What comes to mind are the lines of a quote from Sir Walter Scott – “oh what a tangled web we weave when first we practice to deceive.” The web I’m referring to in this context doesn’t necessarily have anything to do with lies or deceit between humans – however, it does aptly illustrate what happens when our species pretends to know more than Nature herself. From original misguided intention to botched execution it doesn’t take long for the mismatched energies to reveal themselves, often times in startling and overwhelming fashion. The “web” of which we are all a part – all animals – begins then to fray and imbalance occurs.
Such was the case earlier this year when one of the lakes in Colorado became inundated with goldfish, approximately 4000 of them to be exact. This left local parks and wildlife officials to scratch their heads and worry about the effect this seemingly innocuous species would have on the local ecosystem as they were most definitely not part of the original design. Four thousand goldfish, of course, didn’t get there by themselves – that part of the scenario was figured out rather quickly with the thought being that someone thought – “what’s a few goldfish in a lake” and probably placed a few of them in there. From that point I’m sure the goldfish reproduced in what they may have felt was the largest goldfish bowl-type-container any of them had ever seen, albeit one without glass sides.
The dilemma according to humans involved was what to do, exactly, with all of these goldfish that were sure to disrupt the intricate balance of one lake in Colorado and similar to the original tangled web of deception held mostly not-animal-friendly solutions such as electrifying or poisoning the fish and removing them. Fast forward a month or so and Nature herself provided the brilliant and surprising fix – pelicans. Certainly none of the humans directly involved, those in charge of parks and wildlife could have ever anticipated that Nature herself had an eye on the situation and would manage to correct what had seemed to humans to be unfixable. Pelicans already nesting at the lake had begun to eat ravenously at what must have seemed to them to be a gourmet meal of an impossibly large number of goldfish. What a perfectly simple solution and a positively brilliant way to reset the ecosystem of this one lake within the framework of Nature herself and all of her truly miraculous diversity. I’ve no doubt that the humans involved at the end were somewhat bemused by the solution and perhaps even had a “huh, willya lookit that” perspective. From the pelican and goldfish point of view it was a continuation of the cycle of life and a seamless repair of the intricate web of life with which both species are so deeply connected. I am continually in awe of the ways in which Nature enfolds all of us in her loving arms – balanced, safe and prosperous – if we would just stop deceiving ourselves with thoughts of “humans know best” – it’s clear that we do not.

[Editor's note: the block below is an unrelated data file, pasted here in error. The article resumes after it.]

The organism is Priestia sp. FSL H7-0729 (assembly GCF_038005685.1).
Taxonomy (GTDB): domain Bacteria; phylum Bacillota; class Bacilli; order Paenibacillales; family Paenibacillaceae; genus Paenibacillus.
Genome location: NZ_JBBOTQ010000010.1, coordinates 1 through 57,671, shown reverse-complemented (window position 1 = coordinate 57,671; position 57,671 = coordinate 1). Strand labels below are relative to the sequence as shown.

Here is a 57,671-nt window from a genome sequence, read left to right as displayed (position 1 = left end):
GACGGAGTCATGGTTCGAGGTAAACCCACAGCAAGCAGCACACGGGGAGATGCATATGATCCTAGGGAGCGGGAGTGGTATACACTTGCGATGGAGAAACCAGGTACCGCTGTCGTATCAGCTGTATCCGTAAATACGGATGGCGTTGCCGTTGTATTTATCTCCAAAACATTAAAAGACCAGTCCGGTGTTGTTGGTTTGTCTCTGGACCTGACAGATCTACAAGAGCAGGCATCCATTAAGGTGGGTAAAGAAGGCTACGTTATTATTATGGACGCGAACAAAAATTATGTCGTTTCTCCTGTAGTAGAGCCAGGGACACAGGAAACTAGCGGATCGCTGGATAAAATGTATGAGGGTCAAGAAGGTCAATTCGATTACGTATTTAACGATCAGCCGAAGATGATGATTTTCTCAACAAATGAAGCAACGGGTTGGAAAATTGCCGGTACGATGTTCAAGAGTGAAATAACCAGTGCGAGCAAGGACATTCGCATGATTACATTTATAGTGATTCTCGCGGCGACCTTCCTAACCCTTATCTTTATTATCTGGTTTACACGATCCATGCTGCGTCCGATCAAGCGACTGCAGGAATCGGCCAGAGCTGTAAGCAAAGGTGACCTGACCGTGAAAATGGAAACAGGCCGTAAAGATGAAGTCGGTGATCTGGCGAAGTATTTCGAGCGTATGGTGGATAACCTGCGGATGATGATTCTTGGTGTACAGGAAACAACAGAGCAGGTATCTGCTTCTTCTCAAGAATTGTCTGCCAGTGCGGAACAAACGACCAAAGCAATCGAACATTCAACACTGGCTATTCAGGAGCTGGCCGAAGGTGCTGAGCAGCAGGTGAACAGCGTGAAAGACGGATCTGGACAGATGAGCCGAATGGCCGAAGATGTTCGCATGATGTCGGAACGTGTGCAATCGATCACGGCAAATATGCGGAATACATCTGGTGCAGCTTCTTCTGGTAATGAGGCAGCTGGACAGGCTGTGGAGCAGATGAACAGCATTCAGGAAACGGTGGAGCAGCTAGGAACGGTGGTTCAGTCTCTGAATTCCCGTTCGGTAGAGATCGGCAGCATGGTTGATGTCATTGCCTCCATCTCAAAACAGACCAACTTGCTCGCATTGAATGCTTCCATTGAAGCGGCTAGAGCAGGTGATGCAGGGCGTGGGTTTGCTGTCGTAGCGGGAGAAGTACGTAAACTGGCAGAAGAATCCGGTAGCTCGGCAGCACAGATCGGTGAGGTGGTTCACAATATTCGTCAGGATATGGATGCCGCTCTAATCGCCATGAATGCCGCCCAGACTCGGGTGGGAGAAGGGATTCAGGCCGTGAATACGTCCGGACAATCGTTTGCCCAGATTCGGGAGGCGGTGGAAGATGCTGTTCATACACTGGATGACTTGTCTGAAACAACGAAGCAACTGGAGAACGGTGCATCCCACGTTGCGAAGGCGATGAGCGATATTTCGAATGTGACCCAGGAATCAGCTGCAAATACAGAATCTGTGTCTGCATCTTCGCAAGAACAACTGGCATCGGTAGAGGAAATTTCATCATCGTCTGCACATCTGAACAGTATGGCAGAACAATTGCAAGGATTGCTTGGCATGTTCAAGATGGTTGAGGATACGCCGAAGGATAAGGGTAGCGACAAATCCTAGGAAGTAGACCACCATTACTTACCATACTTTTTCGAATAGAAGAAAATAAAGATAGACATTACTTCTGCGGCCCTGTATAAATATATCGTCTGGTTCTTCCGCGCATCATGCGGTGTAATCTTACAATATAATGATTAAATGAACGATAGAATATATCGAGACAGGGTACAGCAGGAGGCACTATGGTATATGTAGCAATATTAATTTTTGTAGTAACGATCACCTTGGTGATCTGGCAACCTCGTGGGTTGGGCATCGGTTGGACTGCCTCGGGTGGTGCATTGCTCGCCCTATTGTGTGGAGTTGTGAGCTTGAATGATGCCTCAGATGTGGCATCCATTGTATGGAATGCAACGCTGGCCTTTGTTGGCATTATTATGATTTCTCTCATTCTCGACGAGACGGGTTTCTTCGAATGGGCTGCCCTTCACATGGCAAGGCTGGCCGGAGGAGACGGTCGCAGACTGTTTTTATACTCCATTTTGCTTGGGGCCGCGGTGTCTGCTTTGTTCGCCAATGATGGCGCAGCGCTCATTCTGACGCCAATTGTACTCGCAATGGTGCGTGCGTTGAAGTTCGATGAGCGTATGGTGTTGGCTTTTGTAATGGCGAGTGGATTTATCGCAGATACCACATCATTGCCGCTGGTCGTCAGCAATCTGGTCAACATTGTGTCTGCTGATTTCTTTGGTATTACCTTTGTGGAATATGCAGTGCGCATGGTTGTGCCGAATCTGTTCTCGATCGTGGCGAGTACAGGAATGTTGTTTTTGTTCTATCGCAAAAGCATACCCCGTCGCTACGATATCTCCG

Photo credit: Ingrid Taylar